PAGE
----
HOW IS THE CHIP SHORTAGE IMPACTING FIRE AND SECURITY?
The worldwide microchip shortage was caused by chip manufacturers having to cut production or shut down during COVID-19, customers cancelling orders as demand for products dropped, and then an unexpectedly rapid rebound in demand that suppliers weren’t ready for.
The Fire Industry Association (FIA)’s latest Market Conditions Review of the fire protection market found that 55% of respondents said suppliers’ delivery times had gone up in the past year, and 76% said prices had increased.
The British Security Industry Association (BSIA) released a statement last month saying it was working with the FIA to develop relationships with other affected industry bodies and learn more about the electronic component shortage. It found the shortage caused by the pandemic had been exacerbated by Brexit fallout and the shortage of lorry drivers.
The BSIA reported that:
- Components are still in short supply with lead times as long as a year
- Allocations are still restricting supply
- Some suppliers are insisting on non-cancellable orders with excessively long lead times
- Going outside the usual distributor network to source parts has pushed costs up to 10 to 20 times the usual price
- Increasing delays in shipping are adding an additional 10 to 15 days
The BSIA complained that it had received “a less than satisfactory response” from the Security Minister to its requests for government assistance, but said, “We continue to use our wide government reach to leverage a positive response to this developing situation.”
Impact on manufacturing
Only two manufacturers in the fire and security industry have been willing to go on the record about the impact of component shortages on their business.
Neil Boyce, SVP of Operations for camera specialist Oncam, said electronic component shortages were a daily occurrence that affected everyone, with semiconductor lead times up from 300 to 620 days. Production capacity had led suppliers to focus on the most profitable components, meaning cheaper parts were in shorter supply.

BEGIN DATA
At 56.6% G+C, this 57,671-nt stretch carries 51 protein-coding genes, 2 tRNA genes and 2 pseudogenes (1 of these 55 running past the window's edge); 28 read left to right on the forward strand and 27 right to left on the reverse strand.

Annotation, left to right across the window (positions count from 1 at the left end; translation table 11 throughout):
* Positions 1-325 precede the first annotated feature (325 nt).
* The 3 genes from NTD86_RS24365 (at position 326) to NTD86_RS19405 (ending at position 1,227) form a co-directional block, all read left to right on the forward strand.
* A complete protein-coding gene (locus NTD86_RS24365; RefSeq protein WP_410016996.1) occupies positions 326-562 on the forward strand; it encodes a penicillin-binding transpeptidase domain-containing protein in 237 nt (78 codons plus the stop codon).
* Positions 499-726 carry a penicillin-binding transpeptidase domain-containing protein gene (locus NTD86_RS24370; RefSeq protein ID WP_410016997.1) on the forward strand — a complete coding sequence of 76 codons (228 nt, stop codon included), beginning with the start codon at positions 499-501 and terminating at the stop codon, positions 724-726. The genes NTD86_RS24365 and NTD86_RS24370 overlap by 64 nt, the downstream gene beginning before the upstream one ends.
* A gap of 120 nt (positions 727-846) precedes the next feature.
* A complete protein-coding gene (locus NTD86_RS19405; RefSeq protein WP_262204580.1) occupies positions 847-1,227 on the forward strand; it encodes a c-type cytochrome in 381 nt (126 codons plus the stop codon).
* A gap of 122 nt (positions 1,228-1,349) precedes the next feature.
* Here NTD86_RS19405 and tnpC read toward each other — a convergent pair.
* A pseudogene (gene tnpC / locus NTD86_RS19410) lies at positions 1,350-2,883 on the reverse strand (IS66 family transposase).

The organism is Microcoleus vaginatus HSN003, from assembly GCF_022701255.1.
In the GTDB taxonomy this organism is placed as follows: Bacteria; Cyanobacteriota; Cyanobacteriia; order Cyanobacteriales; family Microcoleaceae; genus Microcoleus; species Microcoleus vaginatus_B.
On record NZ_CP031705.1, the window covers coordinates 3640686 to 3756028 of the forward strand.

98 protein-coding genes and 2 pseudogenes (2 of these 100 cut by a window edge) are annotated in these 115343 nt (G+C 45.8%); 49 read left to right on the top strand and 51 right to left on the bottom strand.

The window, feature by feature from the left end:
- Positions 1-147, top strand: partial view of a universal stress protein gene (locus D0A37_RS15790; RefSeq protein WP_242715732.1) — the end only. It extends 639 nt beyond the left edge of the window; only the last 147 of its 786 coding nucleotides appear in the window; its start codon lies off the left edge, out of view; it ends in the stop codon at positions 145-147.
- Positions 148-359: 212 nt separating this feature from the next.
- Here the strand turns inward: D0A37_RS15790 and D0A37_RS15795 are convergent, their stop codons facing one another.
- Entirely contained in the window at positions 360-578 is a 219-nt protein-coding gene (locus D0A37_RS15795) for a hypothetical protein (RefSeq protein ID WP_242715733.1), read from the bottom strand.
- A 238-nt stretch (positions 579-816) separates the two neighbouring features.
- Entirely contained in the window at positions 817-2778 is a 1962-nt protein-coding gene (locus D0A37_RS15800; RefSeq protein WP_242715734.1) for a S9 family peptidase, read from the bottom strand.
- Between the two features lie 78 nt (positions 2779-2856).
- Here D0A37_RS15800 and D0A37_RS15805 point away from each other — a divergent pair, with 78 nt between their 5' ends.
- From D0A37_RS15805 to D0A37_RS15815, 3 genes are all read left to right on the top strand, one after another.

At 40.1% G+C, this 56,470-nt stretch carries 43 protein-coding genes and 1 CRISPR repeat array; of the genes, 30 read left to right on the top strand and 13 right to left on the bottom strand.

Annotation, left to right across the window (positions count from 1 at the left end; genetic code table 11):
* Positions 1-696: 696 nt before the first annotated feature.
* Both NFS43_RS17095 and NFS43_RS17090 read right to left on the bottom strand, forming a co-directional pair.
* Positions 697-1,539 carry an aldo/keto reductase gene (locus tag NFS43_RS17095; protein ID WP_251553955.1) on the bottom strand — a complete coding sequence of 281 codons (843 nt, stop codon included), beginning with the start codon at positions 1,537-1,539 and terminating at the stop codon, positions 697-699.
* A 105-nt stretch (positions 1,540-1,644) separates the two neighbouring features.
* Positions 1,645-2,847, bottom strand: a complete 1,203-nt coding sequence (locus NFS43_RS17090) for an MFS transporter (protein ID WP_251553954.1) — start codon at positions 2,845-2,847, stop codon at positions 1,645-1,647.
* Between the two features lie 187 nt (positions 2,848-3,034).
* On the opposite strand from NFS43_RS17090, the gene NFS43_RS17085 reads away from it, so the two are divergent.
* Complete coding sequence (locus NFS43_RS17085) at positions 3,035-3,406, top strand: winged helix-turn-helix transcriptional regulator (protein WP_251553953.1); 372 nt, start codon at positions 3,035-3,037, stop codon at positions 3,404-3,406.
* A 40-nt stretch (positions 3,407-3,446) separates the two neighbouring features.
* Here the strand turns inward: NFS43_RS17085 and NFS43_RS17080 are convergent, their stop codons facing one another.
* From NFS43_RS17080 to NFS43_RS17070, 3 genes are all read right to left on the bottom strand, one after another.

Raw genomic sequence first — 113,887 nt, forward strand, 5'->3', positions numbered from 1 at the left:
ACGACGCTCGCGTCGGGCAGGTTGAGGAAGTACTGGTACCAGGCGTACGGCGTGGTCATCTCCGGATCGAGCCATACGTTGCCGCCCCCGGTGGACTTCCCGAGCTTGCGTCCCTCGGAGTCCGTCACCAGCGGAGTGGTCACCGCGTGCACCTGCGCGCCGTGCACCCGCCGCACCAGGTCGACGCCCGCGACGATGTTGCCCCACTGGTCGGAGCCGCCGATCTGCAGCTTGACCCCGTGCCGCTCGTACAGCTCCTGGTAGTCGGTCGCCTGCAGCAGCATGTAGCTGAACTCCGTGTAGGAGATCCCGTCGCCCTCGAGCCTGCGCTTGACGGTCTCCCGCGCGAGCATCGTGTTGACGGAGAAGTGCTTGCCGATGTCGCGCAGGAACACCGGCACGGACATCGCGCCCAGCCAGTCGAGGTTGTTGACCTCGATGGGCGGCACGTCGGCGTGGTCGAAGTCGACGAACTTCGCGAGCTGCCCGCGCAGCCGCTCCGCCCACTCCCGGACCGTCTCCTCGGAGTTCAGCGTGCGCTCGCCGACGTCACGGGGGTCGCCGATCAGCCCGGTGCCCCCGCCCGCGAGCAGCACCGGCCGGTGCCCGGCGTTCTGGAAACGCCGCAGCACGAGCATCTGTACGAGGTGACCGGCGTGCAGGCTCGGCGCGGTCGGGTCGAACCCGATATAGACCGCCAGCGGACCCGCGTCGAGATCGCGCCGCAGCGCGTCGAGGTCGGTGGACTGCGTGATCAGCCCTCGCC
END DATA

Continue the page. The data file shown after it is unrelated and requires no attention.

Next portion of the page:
However, he said Oncam had so far managed to keep delays minor by sourcing alternative parts, and despite the additional cost, it had not yet raised prices. He added that although 2022 production schedules could be impacted, he expected the situation to improve.
At Texecom, marketing director Clym Brown agreed the past year had seen shortages and long lead times for many types of semiconductor components, but said the company had more control over its manufacturing because it designed and produced its own products in-house, and had so far only had to make minimal price increases.
Both companies agreed that strong relationships with their suppliers had also been key to their ability to weather the storm. However, Brown disagreed with Boyce on the outlook for the future, saying: “It is a complex and fluid situation. We are not seeing any indications of any improvement at this time.”